• Fri
    7:30 pm - 10 pmWaag Society, Amsterdam

    Kira O’Reilly and Jennifer Willet
    Kira O’Reilly and Jennifer Willet

    During the final performance of Trust me I’m an artist O’Reilly and Willet will bring (or perhaps smuggle) a variety of living materials to the Theatrum Anatomicum of the Waag building in Amsterdam, questioning which species are allowed in which ecologies, the laboratory as ecology and the wilderness as lab. A specially formed local ethics committee will react.

    This performance will be followed by the Trust me, I’m an artist group exhibition that is on display from from 13 May – 25 June at Zone2Source’s Het Glazen Huis in the Amstelpark. Open Friday – Saturday - Sunday 11 am – 5 pm, or by appointment.

    The performance
    Questions will be raised on bio-safety, public health, pollution and toxicity. The work will be presented too the committee. While following the rules and procedures typical for the Netherlands, the ethics committee will debate the proposal and come to a decision. The artist will be informed of the ethics committee’s decision and, together with the audience, enters into a discussion about the result.

    Willet and O’Reilly have performed together before and for Trust Me I’m an Artist their work will again intersect, this time in a faux ethics review of different but parallel practices escaping the studio, the laboratory, and into the wilderness. Part performance, part lecture, part bureaucratic response and procedural rebellion O’Reilly and Willet will propose a series of real and imagined attempts at ‘re-wilding’ their art/science practices. They will propose to enact twin sets of installations in Canada along the coastline of the Great Lakes, and in the forests of Finland. Unruly laboratory and performance practices will challenge notions of pollution, invasiveness, toxicity, and discrete national boundaries in interspecies dispersal actions; calling into question the possibility of a wilderness at all.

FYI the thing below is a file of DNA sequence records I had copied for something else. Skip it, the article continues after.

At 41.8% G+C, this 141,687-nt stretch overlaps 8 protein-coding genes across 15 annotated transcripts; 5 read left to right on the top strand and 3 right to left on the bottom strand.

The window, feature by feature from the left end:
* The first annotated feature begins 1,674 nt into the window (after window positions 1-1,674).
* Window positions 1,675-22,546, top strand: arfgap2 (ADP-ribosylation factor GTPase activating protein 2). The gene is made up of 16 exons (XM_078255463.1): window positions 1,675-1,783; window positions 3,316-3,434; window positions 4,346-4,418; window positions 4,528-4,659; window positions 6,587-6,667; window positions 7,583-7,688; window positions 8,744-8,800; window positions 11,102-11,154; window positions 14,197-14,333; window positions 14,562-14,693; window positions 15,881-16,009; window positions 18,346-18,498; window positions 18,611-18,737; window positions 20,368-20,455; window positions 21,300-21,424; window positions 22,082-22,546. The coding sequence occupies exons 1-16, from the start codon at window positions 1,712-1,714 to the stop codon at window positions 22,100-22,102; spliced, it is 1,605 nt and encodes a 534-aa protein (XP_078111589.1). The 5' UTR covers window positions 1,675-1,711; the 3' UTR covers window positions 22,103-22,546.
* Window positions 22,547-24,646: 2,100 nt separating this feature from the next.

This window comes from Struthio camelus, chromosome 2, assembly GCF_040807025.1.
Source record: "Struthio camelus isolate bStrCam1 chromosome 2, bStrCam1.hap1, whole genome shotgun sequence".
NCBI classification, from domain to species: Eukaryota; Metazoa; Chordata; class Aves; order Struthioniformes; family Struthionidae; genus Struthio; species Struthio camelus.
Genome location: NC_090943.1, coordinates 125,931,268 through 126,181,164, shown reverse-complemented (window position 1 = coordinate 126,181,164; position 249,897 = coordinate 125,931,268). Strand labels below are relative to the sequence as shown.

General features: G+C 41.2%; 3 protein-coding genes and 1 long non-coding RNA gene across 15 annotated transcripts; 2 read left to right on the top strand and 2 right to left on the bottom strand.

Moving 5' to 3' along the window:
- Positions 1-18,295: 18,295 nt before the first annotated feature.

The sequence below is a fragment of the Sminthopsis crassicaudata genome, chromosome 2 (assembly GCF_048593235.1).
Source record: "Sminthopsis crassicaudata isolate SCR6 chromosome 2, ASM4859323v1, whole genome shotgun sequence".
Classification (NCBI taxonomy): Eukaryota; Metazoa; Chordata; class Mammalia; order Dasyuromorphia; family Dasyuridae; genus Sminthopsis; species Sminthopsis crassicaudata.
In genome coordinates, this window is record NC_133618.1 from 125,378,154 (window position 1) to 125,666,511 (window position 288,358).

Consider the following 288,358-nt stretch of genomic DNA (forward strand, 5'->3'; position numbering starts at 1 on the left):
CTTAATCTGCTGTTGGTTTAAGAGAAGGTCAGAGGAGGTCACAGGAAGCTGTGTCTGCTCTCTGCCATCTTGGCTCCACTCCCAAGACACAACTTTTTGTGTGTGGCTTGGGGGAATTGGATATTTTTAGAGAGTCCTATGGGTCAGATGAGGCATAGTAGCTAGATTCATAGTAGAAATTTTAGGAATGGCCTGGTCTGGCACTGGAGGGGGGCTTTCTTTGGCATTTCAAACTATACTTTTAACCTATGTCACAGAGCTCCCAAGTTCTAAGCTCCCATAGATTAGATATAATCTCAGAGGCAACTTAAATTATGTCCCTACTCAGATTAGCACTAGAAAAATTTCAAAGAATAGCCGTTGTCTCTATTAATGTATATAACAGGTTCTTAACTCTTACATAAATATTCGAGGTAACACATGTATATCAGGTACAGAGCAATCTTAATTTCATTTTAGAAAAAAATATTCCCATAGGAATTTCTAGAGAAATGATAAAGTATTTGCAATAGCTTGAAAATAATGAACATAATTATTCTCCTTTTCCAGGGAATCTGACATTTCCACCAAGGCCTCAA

Collaboration between Willet and O’Reilly
    Jennifer Willet and Kira O’Reilly have collaborated on a project-by-project basis since they met whilst both artists in residency at SymbioticA, University of Western Australia in 2004. They have trained together in vitro tissue culture techniques, performed non-human animality with cell cultures, they have climbed into aseptic work environments disorientating scientific scrutiny, and have folded and unfolded bodily refigurations in various laboratory settings.

    Ethics Panel

    • Dr. Ellen tern Gast (chair) - The ethics panel will be chaired by Dr. Ellen ter Gast, who also chaired the very first edition of Trust me I’m an Artist. Ellen ter Gast is biologist, philosopher and teacher who teaches Art-Science at Maastricht School of Fine Arts and Design, bioethics and art and life sciences at Leiden University, ethics of test animals at Groningen University.
    • Prof. Dr. Sabine Roeser is Professor of Ethics at TU Delft (distinguished Antoni van Leeuwenhoek Professor). Her research covers theoretical, foundational topics concerning the nature of moral knowledge, intuitions, emotions and evaluative aspects of risk, but also urgent and hotly debated public issues on which her theoretical research can shed new light, such as nuclear energy, climate change and public health issues. She has a special interest in whether and how the arts can address ethical issues arising from emerging technologies.
    • Prof. Dr. Toby Kiers is professor of Mutualistic Interactions at the Department of Ecological Science. Faculty of Earth and Life Sciences, Vrije Universiteit, Amsterdam. She received her Phd from University of California, Davis in 2005 with a focus on Ecology, Evolution and Agriculture. She became a University Research Chair and Professor at the VU in January 2014. Her mutualistic understanding of interactions in ecology will help to understand the intereactions created by the performance of Willet and O’Reilly.